Recently I have realised that the clothes are just 'skins' that Jan once wore and has now shed forever. So, many have regretfully gone to the charity shop, some to the tip. Some I have kept - yes, in those same wardrobes. Can't bring myself to sever all these clothing ties.

    But the point is - they are not Jan, and keeping them won't help her. The pain is worse of course because she is still with us. When there is a bereavement, there is no doubt that the clothes must largely go. But I say to myself - "do I have the right to remove things that are Jan's, not mine?". Agh, it is all a nightmare.

    For me, the best thing with the clothes is to review them in photographs from the past when Jan was wearing and enjoying them.

    I hope that putting things into words helped you, if only a little.
     
  4. Norman

    Norman Registered User

    Oct 9, 2003
    4,348
    Birmingham Hades
    Kriss
    thank you for your good wishes.
    Everything did get in the way and today was the worst birthday I ever remember.
    But it's only another day and I will get over it.
    Best wishes
    Norman :(
     
  5. Kriss

    Kriss Registered User

    May 20, 2004
    513
    Shropshire
    Thanks to you all - sorry to hear your birthday isn't one you'll want to remember Norman.

    Feeling a bit brighter this evening - back on the "things could be much worse" wavelength. Had a long chat to a couple of Aunties friends who continue to visit despite the communication difficulties and how it affects them to see her as she is. I am so grateful that she has such loyal friends. Had another long chat with one of my best friends (who also is dealing with a family member with dementia (Goodness - is anyone untouched by this thing).

    No right answers but there aren't any are there. Just need to offload sometimes. Thanks for lending an ear.

    Kriss

    ps about to put together an album of photographs from the things I gathered yesterday. The photos I've hung on her wall seem to be staying put and the loose ones are standing up well to be carried around the home, though I find them in all manner or places each week. My scanner is working overtime as many of them are really delicate with age.

    pps Jude the mere thought of the wet rhubarb must have done the trick!
     
  6. Nutty Nan

    Nutty Nan Registered User

    Nov 2, 2003
    786
    Buckinghamshire
    old photographs

    Dear Kriss,
    Just a thought: could you try and have some of the old photographs (or copies of them) laminated to make them more durable?
    Most schools have laminating machines, and might be prepared to do them for you for a small fee.
    Best wishes, Carmen
     
  7. Kriss

    Kriss Registered User

    May 20, 2004
    513
    Shropshire
    Thanks Carmen

    I have been looking in Partners at the laminators - not very expensive and probably worth a go. Might invest later today!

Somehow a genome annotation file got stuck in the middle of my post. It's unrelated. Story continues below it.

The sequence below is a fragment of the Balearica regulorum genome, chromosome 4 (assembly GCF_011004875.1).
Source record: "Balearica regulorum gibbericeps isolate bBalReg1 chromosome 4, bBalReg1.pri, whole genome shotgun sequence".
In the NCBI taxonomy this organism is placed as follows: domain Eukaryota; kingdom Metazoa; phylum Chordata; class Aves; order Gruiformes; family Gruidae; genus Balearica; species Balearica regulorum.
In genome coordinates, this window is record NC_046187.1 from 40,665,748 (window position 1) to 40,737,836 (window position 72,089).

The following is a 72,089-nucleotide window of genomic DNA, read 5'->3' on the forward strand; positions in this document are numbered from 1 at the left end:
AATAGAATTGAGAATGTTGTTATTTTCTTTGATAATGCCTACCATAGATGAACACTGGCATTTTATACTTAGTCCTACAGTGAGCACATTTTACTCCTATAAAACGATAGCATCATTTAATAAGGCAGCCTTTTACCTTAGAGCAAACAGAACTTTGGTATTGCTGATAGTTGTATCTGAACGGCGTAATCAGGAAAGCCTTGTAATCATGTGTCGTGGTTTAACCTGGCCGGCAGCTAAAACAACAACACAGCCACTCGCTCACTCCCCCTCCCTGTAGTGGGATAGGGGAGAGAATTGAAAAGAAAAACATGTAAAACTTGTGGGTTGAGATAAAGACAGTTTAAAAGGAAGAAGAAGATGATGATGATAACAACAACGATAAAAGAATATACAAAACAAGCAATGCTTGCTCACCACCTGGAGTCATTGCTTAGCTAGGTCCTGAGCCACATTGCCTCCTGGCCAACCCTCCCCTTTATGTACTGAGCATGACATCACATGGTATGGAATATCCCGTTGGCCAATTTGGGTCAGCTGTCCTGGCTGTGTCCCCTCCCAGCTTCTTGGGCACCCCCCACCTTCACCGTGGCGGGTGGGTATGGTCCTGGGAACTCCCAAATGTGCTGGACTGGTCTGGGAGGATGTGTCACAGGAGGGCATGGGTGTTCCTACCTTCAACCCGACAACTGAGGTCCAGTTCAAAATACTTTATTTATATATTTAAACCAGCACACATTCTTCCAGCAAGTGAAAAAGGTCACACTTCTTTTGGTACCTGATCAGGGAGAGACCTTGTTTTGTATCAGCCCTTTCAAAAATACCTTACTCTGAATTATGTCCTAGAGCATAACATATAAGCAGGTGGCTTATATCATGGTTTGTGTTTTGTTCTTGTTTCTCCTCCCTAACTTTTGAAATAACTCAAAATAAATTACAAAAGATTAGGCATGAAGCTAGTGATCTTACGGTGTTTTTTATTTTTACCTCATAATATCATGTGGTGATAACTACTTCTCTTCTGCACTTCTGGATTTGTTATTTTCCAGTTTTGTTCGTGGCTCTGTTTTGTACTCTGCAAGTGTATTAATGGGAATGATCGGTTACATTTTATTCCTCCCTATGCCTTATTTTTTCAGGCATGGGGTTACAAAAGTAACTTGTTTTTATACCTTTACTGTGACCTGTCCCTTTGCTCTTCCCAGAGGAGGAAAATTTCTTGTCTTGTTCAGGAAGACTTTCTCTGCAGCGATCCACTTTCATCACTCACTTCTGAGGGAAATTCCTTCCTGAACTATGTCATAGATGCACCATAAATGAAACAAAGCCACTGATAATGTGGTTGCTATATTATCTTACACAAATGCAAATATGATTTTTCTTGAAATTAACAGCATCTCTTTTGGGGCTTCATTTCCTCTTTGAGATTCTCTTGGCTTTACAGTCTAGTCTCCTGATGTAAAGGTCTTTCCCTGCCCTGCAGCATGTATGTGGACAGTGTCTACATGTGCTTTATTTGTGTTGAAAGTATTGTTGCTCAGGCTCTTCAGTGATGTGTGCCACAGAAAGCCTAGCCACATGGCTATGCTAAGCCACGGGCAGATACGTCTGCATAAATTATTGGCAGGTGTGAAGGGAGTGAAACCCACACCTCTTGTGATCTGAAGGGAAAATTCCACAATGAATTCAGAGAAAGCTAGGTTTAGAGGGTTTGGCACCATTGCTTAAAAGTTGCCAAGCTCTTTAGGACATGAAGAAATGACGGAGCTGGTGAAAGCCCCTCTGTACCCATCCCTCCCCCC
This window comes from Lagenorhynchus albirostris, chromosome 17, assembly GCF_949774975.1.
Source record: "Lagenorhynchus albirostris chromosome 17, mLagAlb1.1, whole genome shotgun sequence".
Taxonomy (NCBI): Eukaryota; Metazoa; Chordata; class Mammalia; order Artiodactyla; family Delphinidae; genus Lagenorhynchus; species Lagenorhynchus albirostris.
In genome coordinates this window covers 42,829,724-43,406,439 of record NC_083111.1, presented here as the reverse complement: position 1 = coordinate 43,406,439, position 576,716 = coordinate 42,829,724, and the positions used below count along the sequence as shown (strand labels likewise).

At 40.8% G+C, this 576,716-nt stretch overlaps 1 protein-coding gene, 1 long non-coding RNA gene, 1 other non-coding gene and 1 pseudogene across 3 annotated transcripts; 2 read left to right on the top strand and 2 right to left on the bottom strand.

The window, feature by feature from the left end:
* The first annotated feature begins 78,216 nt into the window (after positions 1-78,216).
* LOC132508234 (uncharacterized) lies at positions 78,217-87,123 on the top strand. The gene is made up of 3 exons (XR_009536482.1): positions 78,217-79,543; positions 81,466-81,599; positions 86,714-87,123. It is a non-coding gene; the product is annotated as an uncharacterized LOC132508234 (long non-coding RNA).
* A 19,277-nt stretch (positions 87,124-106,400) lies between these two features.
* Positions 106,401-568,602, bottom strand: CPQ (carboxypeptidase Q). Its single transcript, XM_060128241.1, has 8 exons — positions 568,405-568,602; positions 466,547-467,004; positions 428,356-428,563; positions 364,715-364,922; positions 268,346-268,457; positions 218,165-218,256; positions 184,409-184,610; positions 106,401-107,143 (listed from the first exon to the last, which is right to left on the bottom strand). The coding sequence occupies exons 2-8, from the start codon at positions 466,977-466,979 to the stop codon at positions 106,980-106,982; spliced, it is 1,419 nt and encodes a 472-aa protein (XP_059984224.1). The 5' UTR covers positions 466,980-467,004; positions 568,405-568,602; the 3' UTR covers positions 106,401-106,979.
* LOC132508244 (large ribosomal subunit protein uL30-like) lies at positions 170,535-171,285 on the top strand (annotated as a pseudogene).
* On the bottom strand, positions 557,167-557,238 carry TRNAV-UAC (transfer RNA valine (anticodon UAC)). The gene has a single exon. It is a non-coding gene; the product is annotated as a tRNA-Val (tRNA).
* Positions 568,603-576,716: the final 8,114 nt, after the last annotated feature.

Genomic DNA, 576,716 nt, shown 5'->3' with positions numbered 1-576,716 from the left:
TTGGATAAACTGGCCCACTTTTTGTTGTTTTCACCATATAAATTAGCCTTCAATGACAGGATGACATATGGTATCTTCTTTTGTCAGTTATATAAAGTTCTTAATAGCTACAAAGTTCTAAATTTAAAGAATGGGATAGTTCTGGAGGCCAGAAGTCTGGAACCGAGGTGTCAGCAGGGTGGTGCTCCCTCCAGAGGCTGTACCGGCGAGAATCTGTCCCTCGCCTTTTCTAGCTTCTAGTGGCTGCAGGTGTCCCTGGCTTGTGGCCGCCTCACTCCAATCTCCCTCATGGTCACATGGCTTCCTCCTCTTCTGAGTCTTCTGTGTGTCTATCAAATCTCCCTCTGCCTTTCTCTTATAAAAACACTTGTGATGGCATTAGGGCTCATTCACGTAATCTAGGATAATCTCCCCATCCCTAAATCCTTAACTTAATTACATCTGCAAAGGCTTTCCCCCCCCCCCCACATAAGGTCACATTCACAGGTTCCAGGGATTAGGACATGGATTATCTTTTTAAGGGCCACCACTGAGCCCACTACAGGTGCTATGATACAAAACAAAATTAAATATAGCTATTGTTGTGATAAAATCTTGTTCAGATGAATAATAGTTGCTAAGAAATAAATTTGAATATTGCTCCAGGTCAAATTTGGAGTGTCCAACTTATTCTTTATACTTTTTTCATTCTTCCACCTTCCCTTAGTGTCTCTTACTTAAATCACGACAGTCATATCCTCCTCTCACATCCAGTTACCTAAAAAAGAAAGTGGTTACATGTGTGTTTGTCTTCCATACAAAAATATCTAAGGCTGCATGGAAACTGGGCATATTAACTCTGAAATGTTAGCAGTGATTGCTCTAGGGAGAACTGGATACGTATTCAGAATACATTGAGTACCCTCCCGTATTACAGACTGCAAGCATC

It was when the home took Aunts photograph to put on the notice board with all the other residents that I first thought of doing an album. She was so proud of her "mug shot" that everyone who visited was taken to see it, and then I discovered they'd given her another copy (laminated) to keep in her room.

    Think I'll probably do both the album and the loose pics and a few more frames to go on the wall. Good job I've got a few days off this week!

    Kriss :cool:
     
  8. Brucie

    Brucie Registered User

    Jan 31, 2004
    12,413
    near London
    Yes, homes often welcome the pictures. I've posted before about the A3 sheets of pictures of Jan's life [one of them repeated here] that I put on her walls, plus others. The home takes people in there to show them, and also the staff have said that it helps them see Jan's life in it's totality. That in turn helps her. If it helps her, it helps me.

    ...and it helped me to bring all the happy photos from our time together, scan then and select representative ones. One part of a sort of closure, I guess.
     

    Attached Files:

  9. Jude

    Jude Registered User

    Dear Bruce,

    Photos are such a wonderful way of reminding us of happy days. I often pour over our old photo albums with Mum and Dad. They get so much enjoyment from discussions about the family.

    I'm waiting for my friend to get back from hols, then I hope I can share the Bali photos with you, and a couple of the oldies too.

    Best wishes, Jude
     
  10. Kriss

    Kriss Registered User

    May 20, 2004
    513
    Shropshire
    Thanks Bruce

    I hadn't picked up your notes about the A3 sheets before - what a wonderful idea. I will ask my boss if I can print to one of the big printers.

    I'm getting all creative and artistic now - I can see my career moving away from accountancy!

    Kriss:)